Ryan Buck chokes up when he talks about why he loves the YMCA.
Buck, who became executive director of the Sherwood Regional Family YMCA in April of this year, has worked full-time for the Y for about a decade. He had a part-time job at his local Y as a college undergrad, then became a personal trainer at a Minnesota chapter while preparing to head to graduate school.
During that time, he met Randy, an older man who came to the Y at night and tended to be antisocial.
"He tried to scare people off because he didn't feel good about himself," Buck said about Randy. "He was a brilliant man … but this loneliness he had was just eating him up. By just wearing him down with kindness, we became great friends."
Ten years later, Buck and Randy are still friends and email often. And Buck never made it to grad school — instead, he stuck with the YMCA.
"I showed him, there are people who care about you," Buck said, fighting back tears. "Sometimes people just need a friend, and I saw that the YMCA can be that for people. It fulfilled this life mission that I didn't even realize I had."
After working at the YMCA in Minnesota for about seven years, Buck and his family moved to Dallas, where he oversaw the wellness programs for the entire metro area. After a few years in Dallas, Buck decided to take the new position in Sherwood.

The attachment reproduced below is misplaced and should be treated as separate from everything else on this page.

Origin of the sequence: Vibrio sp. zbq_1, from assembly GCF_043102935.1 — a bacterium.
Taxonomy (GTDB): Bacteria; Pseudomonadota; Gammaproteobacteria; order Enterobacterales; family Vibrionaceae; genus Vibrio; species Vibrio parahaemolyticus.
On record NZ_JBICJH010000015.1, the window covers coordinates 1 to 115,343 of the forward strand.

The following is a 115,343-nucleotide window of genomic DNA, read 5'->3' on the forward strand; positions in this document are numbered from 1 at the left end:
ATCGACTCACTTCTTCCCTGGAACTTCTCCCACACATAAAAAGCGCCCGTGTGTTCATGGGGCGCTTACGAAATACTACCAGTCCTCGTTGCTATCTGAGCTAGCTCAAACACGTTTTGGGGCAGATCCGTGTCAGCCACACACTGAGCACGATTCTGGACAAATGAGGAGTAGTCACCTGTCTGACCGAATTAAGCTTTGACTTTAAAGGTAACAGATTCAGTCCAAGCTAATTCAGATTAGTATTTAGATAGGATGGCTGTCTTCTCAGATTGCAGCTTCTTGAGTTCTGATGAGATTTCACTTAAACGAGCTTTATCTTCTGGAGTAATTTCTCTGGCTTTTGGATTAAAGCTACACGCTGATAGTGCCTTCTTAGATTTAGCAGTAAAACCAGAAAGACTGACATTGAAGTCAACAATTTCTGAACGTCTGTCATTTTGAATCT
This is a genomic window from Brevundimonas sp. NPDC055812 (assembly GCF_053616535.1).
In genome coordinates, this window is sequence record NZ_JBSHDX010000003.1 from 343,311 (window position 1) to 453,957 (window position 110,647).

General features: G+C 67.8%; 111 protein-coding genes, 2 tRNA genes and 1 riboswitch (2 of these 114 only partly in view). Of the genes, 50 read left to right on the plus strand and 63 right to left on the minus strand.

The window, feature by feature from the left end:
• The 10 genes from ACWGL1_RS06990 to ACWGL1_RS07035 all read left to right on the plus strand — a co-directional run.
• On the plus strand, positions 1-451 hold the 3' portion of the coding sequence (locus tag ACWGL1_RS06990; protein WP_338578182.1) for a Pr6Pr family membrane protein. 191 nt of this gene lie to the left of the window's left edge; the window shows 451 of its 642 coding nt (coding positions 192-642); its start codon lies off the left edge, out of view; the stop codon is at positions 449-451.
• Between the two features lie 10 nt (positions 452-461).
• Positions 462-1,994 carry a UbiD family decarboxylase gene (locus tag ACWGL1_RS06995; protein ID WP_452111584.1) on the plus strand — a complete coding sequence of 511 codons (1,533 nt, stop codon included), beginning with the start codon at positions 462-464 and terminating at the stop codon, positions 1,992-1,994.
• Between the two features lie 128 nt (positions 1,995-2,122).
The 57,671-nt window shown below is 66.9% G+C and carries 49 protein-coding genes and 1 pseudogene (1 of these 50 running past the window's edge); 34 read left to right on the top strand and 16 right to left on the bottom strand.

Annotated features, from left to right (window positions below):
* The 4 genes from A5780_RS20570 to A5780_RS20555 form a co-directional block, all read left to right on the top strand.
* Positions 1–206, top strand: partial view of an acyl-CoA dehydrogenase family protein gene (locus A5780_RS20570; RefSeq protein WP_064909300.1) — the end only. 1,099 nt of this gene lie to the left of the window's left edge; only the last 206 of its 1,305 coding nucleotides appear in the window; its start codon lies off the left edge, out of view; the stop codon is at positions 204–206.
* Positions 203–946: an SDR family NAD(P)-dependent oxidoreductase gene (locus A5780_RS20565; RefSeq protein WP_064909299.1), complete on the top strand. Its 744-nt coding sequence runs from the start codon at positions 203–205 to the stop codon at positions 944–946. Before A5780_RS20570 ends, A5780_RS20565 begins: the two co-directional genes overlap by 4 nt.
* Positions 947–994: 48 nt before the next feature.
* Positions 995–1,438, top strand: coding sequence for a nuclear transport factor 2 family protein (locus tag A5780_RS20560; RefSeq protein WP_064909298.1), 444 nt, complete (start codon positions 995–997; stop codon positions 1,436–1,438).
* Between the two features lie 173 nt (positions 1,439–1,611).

"I had missed the relationships you build when you're just in one spot," Buck said about his time in Dallas. "That was one of the drivers in looking for a role in one branch."
This month, the YMCA of Columbia-Willamette, which includes the Sherwood chapter, will celebrate its 150th anniversary. And the Sherwood Regional Family YMCA celebrated its 20th year in Sherwood last month, on Sept. 18.
When asked why the YMCA continues to be successful after so many decades, Buck answered that because the organization is a nonprofit, "We're not about making money. We're about impacting people's lives."
Buck added that the YMCA succeeds because it is able to adapt to the unique needs of the communities it serves.
"There's a very robust senior population in this community," he said as an example. "So the Sherwood YMCA offers more senior programming than any facility in the Pacific Northwest."
That tradition stretches back throughout the YMCA's history. The organization started as a hotel for immigrants on the East Coast, and has added kids' camps, resume writing classes, and a host of other services throughout the years.
Today, about 30 percent of Sherwood residents belong to the YMCA.
"The YMCA really steps in when it sees a need," Buck said. "It's not a business model — it's a relationship to the community."